Sun Temple, Konārak (1984)
India

Back to index

India 1949. Horse-drawn chariot of Konarak. India 1965. Elephant carving from Konarak.

On the shores of the Bay of Bengal, bathed in the rays of the rising sun, the temple at Konarak is a monumental representation of the sun god Surya's chariot; its 24 wheels are decorated with symbolic designs and it is led by a team of six horses.  Built in the 13th century, it is one of India's most famous Brahman sanctuaries. 

  • India 1949. Horse-drawn chariot of Konarak. 

  • India 1965. Elephant carving from Konarak. 

Konarak derives its name from Konarka, the presiding deity of the Sun Temple. Konarka is actually a combination of two words, Kona (corner) and Arka (sun), which, when combined, means the sun of the corner. Konark was one of the earliest centres of Sun worshipping in India. The place finds mention in the Puranas as Mundira or Mundirasvamin, a name that was subsequently replaced by Konaditya or Konarka. Apart from the Puranas, other religious texts also point towards the existence of a sun temple at Konark long before the present temple. 

India 2001. Sun Temple at Konarak.  

Konark was once a bustling port of Kalinga and had good maritime trade relations with Southeast Asian countries. The present Sun Temple was probably built King Narashimhadev I (AD 1238-64) of the Ganga dynasty to celebrate his victory over the Muslims. The temple fell into disuse in the early 17th century after it was desecrated by an envoy of the Mughal emperor Jahangir.  

However, legend has it that the temple was constructed by Samba, the son of Lord Krishna. It is said that Samba was afflicted by leprosy, brought about by his father's curse on him. After 12 years of penance, he was cured by Surya, the Sun God, in whose honour he built this temple.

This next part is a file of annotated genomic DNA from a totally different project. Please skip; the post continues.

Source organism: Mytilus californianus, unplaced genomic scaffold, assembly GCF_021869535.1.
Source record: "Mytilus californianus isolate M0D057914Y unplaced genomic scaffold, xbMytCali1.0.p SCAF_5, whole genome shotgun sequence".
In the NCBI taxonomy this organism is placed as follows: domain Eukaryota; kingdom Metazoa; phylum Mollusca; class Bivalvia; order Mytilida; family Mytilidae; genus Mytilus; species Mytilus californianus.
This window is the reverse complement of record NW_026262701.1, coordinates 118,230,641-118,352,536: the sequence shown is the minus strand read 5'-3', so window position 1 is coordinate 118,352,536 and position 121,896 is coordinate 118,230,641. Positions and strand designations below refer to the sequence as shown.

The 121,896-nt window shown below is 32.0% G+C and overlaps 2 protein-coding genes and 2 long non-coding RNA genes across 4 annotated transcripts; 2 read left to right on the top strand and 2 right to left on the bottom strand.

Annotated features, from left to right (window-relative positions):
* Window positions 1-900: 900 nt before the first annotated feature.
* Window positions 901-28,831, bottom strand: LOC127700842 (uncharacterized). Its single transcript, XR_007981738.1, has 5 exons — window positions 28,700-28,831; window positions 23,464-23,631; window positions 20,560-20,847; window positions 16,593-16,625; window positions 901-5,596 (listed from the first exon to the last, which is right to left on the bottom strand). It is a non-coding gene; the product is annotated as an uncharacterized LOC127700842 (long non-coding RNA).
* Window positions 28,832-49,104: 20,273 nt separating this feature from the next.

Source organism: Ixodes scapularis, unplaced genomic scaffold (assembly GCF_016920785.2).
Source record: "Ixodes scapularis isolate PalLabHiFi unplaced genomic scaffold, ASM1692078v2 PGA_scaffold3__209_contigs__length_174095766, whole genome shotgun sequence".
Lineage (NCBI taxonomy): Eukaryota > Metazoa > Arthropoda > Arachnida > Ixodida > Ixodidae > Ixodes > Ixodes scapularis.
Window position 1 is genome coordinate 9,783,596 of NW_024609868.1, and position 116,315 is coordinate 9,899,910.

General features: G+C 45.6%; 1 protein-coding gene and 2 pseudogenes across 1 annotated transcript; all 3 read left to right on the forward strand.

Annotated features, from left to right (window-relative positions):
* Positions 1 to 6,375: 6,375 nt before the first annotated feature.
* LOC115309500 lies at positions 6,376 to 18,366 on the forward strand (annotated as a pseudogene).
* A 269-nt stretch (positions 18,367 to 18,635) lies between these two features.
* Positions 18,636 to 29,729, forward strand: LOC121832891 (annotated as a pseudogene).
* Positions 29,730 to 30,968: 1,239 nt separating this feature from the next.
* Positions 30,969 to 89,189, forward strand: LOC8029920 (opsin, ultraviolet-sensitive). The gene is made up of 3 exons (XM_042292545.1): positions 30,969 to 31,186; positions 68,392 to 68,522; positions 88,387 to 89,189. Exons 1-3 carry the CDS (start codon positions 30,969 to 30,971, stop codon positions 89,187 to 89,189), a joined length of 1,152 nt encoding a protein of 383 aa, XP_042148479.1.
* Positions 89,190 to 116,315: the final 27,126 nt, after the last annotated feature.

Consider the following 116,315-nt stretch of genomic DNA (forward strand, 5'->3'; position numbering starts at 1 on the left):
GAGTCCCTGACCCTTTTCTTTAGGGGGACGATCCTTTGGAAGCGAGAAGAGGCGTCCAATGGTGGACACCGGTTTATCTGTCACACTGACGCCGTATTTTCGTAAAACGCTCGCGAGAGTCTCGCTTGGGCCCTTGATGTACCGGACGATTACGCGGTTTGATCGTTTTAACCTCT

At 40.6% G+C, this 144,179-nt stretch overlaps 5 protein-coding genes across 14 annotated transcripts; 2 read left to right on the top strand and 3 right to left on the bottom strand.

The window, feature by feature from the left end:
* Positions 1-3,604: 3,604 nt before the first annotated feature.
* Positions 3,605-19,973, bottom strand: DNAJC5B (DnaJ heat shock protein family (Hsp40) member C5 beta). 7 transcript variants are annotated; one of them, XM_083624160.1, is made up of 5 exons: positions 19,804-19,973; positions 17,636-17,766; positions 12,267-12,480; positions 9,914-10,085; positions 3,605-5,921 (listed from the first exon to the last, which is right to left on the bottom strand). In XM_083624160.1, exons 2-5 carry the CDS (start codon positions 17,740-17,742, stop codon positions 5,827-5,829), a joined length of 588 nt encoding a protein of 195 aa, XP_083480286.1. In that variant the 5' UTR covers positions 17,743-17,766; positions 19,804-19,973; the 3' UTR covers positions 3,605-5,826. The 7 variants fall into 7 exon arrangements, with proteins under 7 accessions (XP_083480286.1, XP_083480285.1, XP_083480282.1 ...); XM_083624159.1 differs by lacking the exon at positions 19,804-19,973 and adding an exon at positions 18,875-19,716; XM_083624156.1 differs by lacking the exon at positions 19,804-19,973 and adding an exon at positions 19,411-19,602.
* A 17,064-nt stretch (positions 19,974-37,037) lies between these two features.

• India 1974. Sun Mask. 

India 1974. Sun Mask.

The massive structure of the temple, now in ruins, sits in solitary splendor surrounded by the drifting sands. The entire temple has been designed in the shape of a chariot carrying the Sun God across the heavens. The huge intricate wheels of the chariot, which are carved around the base of the temple, are the major attractions of the temple. The spokes of these wheels serve as sundials, and the shadows formed by these can give the precise time of the day. The pyramidal roof of the temple, made of sandstone, soars over 30 m in height. Like the temples at Khajuraho, the Sun Temple at Konark is also covered with erotic sculptures. 

Sources and links: 

Other World Heritage Sites in India (on this website). Inactive links are not described on postage stamps. Please refer to the UNESCO-listing, India-section, for further information on the individual properties. 

 

Back to index


Revised 21 jul 2006  
Copyright © 1999 Heindorffhus
All Rights Reserved